Antibiotic resistance has become a global concern. But Mother Nature has come up with a fascinating option for overcoming bacterial infection: viruses that fight bacteria.
Using Viruses to Fight Bacteria:
Viruses called bacteriophages target specific germs without doing damage to host tissue. They have been used for more than half a century in countries like Russia, Georgia and the Ukraine.
Now, researchers from George Mason and Colorado State University have tested specific viruses to treat intestinal infections. The PHAGE study included 31 people with severe intestinal distress (American Society for Nutrition annual meeting, Nutrition 2018, Boston, June 10, 2018). Volunteers took either targeted viruses or placebo in daily capsules for one month. After two weeks without any pills (known as a wash-out period), they received the opposite treatment.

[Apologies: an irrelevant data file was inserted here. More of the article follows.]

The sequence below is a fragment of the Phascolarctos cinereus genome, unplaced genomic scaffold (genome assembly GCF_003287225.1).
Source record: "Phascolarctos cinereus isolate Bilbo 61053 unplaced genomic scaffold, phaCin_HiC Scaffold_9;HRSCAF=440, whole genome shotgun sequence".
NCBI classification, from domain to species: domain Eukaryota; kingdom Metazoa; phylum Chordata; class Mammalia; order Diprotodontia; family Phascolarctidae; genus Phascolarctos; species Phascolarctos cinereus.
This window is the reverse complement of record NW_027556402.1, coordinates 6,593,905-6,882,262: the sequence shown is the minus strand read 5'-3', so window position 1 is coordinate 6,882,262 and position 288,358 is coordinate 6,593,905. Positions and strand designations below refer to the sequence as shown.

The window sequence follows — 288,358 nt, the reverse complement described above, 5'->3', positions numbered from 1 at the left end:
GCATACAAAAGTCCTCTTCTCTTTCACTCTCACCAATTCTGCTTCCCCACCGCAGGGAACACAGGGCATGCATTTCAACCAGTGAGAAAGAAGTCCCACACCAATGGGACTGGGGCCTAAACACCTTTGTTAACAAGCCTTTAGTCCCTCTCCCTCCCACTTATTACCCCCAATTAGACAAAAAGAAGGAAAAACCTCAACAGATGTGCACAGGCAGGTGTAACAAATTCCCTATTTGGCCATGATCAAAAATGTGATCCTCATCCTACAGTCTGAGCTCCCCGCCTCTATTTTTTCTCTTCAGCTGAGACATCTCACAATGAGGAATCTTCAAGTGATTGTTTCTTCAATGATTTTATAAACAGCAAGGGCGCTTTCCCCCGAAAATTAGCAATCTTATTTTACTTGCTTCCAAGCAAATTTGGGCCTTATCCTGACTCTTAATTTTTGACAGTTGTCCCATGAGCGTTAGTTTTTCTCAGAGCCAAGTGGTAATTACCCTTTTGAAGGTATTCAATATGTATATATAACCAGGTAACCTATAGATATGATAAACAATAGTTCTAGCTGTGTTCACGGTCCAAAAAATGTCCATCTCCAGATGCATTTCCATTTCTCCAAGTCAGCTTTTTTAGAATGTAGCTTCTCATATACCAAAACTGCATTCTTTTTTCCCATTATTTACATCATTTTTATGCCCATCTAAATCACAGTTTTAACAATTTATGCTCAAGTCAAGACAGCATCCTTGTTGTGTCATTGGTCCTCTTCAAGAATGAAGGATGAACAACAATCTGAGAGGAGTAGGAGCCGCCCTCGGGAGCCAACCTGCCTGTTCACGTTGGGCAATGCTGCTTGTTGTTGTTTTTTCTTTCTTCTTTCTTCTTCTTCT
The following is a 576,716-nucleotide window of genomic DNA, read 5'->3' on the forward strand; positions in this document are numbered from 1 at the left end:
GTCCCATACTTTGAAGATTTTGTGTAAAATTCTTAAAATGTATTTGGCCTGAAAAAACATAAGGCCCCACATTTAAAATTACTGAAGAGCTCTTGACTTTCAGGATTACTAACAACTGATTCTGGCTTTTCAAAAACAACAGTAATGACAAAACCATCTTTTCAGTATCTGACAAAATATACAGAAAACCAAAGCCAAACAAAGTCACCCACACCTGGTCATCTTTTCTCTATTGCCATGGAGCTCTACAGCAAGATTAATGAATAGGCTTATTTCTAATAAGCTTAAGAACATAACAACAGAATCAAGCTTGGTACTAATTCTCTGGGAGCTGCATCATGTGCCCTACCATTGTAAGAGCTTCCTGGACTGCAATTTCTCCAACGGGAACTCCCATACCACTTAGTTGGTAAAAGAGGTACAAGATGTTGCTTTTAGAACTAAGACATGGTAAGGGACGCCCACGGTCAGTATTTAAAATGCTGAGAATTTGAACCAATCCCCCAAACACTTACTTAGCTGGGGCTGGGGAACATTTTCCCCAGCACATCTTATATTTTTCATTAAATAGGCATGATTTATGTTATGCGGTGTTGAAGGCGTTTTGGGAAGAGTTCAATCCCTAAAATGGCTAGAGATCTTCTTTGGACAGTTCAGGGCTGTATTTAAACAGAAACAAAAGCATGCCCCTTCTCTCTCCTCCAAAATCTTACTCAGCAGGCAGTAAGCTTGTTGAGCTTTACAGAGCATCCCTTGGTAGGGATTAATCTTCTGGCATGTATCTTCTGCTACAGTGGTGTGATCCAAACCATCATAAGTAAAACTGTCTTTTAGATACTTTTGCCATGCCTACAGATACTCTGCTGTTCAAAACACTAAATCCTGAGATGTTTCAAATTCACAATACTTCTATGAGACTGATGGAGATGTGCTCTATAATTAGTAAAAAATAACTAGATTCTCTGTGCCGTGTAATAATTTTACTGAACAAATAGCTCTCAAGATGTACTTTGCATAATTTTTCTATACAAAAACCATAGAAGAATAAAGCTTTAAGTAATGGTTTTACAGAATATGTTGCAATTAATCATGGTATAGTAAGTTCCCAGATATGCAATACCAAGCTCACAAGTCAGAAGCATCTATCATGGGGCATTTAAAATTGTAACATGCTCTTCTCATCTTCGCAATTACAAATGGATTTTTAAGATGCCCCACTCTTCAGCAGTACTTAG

Less Inflammation and Better Gut Bacteria:
The scientists noted decreases in inflammation and healthy changes in gut ecology in the volunteers taking bacteriophage viruses. There were no side effects from this therapy. If more bacteriophage therapies can be developed and accepted to fight bacteria, antibiotic resistance might become less of a threat.